Trauma of Partition: Krishen Khanna
We all know partition that was a very traumatic experience but during those times also there were many artists who were working and recording the unfortunate events though it was very painful. Those series of events affected lives of many, the effects of which could be seen in the coming years too. We have many artists who witnessed the horrifying event and it left an everlasting impact on them. The dramatic events of the Partition deeply influenced the artworks in a very morose manner in the coming years. We have many works of art completed in those years which reflect the tragedy and trauma of a million people.
One such painting by Krishen Khanna pulls at your heart. It is the painting in which he
depicted the tale of his extended family’s ‘sudden flight from Pakpattan‘. Someone came and told the family that thugs were on their way to murder and plunder their house in the morning. As we can see in the painting a Tonga is loaded with essentials and the entire family huddled in the Tonga. Even 80 year old bebeji (grandmother) had to flee and take the arduous journey . In this painting we can see carriage rolls over a difficult terrain. The horses seem to be advancing on firm ground but uncertainly. That is how it was for thousands who had to cross borders leaving their homes.
The tonga dominates the whole painting in brown tones with a big wheel in the forefront. The figures have expressions of uncertainty as to what would happen next. We can see the family members sitting as if they have embraced their whole world in the tonga, including their children. One can make out that they have started their journey in a hurry. The figure of a girl with uncombed hair catches our attention who seems to be looking around for sudden, unseen dangers.There are two other ladies; one who's holding a child and another is elderly (bebeji), Two male figures can be seen in a very somber mood.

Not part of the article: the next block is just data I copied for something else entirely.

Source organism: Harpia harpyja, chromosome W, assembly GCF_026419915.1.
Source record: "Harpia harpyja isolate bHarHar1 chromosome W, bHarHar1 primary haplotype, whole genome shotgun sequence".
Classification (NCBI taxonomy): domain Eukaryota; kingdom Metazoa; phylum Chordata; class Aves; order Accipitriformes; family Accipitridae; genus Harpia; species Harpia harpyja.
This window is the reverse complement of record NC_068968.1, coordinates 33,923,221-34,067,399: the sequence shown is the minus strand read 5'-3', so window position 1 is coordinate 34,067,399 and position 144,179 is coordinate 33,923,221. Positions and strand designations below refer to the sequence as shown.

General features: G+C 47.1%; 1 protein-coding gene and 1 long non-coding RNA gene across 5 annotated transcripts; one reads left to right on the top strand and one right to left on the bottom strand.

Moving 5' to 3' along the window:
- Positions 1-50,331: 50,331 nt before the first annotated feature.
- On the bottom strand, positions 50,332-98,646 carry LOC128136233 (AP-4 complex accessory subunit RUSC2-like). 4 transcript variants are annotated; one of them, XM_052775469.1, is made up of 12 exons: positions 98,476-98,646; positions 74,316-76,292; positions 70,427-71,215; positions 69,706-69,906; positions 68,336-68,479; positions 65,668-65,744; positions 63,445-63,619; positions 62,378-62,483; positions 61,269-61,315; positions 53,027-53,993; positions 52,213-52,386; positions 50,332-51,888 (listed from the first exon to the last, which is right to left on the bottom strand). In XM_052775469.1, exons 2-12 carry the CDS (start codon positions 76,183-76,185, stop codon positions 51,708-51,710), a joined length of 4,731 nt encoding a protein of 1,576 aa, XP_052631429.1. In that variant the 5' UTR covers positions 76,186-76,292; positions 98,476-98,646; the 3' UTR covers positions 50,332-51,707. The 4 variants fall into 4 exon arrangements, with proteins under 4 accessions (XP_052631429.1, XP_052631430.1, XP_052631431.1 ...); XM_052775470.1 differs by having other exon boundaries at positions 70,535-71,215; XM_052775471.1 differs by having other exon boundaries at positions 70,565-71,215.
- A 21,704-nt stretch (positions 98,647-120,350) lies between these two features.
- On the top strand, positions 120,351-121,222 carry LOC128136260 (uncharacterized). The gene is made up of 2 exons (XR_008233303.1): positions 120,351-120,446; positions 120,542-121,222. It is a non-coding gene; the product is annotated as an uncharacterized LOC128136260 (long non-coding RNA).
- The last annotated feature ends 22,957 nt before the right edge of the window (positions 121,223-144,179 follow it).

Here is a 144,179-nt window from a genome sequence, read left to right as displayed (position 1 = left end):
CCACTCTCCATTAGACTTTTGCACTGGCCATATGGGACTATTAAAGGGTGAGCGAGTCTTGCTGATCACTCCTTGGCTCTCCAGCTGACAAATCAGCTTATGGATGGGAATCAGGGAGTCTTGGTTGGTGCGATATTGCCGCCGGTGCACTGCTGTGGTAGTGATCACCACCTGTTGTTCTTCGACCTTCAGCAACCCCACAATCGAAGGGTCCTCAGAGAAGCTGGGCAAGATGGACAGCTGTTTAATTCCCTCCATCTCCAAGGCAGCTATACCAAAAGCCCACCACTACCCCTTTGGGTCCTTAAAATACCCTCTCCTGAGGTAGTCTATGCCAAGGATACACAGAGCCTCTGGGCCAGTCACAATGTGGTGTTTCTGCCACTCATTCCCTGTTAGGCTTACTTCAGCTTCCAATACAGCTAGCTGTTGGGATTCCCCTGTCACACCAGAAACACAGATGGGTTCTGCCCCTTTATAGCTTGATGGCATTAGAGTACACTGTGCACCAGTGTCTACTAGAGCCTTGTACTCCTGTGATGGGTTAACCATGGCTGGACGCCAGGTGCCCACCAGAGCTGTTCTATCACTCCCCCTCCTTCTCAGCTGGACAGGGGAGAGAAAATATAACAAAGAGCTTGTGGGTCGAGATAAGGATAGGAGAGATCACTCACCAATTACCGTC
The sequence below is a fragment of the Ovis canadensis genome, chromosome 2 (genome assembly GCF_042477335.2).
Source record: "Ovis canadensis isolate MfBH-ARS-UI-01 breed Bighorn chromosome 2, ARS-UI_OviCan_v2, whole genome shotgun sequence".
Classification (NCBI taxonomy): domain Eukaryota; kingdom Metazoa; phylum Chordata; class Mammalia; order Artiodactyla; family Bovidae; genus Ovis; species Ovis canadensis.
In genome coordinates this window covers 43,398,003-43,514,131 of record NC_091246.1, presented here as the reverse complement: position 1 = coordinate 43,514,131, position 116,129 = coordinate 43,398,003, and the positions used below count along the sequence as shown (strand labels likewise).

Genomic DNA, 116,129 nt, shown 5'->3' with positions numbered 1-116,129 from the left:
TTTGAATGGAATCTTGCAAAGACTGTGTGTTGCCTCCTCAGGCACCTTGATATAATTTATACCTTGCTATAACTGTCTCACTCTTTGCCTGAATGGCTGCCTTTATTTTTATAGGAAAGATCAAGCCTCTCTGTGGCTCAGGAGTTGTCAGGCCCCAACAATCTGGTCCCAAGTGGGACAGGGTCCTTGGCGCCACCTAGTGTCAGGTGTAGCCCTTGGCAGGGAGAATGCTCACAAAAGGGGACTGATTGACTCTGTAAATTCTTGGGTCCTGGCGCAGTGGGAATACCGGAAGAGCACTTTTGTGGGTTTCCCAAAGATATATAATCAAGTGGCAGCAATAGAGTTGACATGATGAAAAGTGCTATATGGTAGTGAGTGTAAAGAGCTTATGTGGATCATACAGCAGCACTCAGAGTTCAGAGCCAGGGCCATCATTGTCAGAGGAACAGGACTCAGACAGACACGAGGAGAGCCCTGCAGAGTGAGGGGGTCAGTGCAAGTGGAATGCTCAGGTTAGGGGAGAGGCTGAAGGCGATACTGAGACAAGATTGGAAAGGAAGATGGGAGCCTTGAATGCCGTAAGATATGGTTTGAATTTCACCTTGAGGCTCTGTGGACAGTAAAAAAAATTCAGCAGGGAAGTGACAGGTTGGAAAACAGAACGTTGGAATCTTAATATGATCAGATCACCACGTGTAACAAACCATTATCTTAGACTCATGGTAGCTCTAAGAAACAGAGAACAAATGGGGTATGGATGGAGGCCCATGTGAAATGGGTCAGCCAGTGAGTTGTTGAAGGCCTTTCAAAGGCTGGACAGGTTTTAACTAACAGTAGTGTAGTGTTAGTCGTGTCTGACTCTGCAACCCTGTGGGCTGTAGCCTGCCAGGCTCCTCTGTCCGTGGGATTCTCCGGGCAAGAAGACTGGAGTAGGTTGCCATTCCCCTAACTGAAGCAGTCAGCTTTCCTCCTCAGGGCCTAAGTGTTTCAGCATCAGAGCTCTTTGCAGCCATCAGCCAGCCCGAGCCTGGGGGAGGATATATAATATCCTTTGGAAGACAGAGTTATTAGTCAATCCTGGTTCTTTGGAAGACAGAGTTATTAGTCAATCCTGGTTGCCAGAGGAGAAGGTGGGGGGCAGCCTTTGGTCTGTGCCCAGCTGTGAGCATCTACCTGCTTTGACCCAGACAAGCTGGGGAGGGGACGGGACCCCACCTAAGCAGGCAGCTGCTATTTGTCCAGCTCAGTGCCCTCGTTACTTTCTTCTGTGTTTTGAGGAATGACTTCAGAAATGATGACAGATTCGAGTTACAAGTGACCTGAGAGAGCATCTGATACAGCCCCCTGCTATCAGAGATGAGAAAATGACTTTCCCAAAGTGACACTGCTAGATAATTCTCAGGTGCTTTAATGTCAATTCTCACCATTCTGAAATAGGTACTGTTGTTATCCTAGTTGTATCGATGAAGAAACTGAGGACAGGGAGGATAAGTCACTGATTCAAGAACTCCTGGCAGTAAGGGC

There is another painting that Krishen Khanna painted from memory nearly three decades after witnessing partition. In this you can see an old battered truck with people
inside. We can see only two figures; one is in the background and another in the foreground. Symbolism is the main effect in this painting. It depicts that partition didn't happen over a day. The migration happened over several days and weeks and months. Animals and people along with their belongings were shoved inside trucks and uprooted.
Krishen Khanna was born on 5 July, 1925 in Lyallpur (now Faislabad, Pakistan) . He attended Imperial Service College from 1938 to 1942 in England. He studied at Government college, Lahore from 1942 to 1944. In 1946 he started working with Grindlays bank where he worked for 14 years. In 1961 he resigned from the bank and devoted his full time to art. A self taught artist, Krishen Khanna, is recipient of the Rockefeller fellowship in 1962, the prestigious Padmashree in 1990 and the PadmaBhushan in 2011.
Krishen Khanna grew up in Lahore.During partition, his family moved to Shimla. He was 22 years old and the forced move from Lahore to Shimla was an experience that he never got over. Even 60 years on, the trauma of that time can be seen in his paintings, a trauma that he never got over. Partition has been his main theme in all his paintings.
“It was a painful event, the kind that leaves a scar on your ego and psyche.”
Krishen Khanna has stated that he still has nightmares but feels fortunate that he could pick up pieces and start again. He has related the partition with the recent migration
which happened due to covid in the last two years. The pain of uprooting once and then to move to a new place is not new. We witnessed again, after COVID, mass migration that took place was quite possibly the biggest since partition. Krishen Khanna felt that the same atmosphere prevailed.With limited transport and restrictions many travelled by foot to their ancestral villages.
Though the bloodshed was not there but the trauma and uncertainty were there.
He has shown how workers are sleeping tired amidst boxes. In the second one he has shown families waiting on the station as the train was late. The exhaustion on the faces of waiting passengers and every mind clouded with uncertainty as to what will happen has been captured.
Krishen Khanna painted using thick impasto strokes and was perhaps one of the earliest artists in modern Indian art to dabble with abstraction. His figurative paintings are laced with unbounded energy. His work has always been focused on happiness in daily life, street culture and the working class. Colours used by him are not always vibrant but make the subject dominate.
At present Krishen Khanna lives in New Delhi. He turned 97 on 5 July, 2022 and is the last living member of Progressive Art Group. He is perhaps one of the most talented and versatile self taught artist modernists of our times.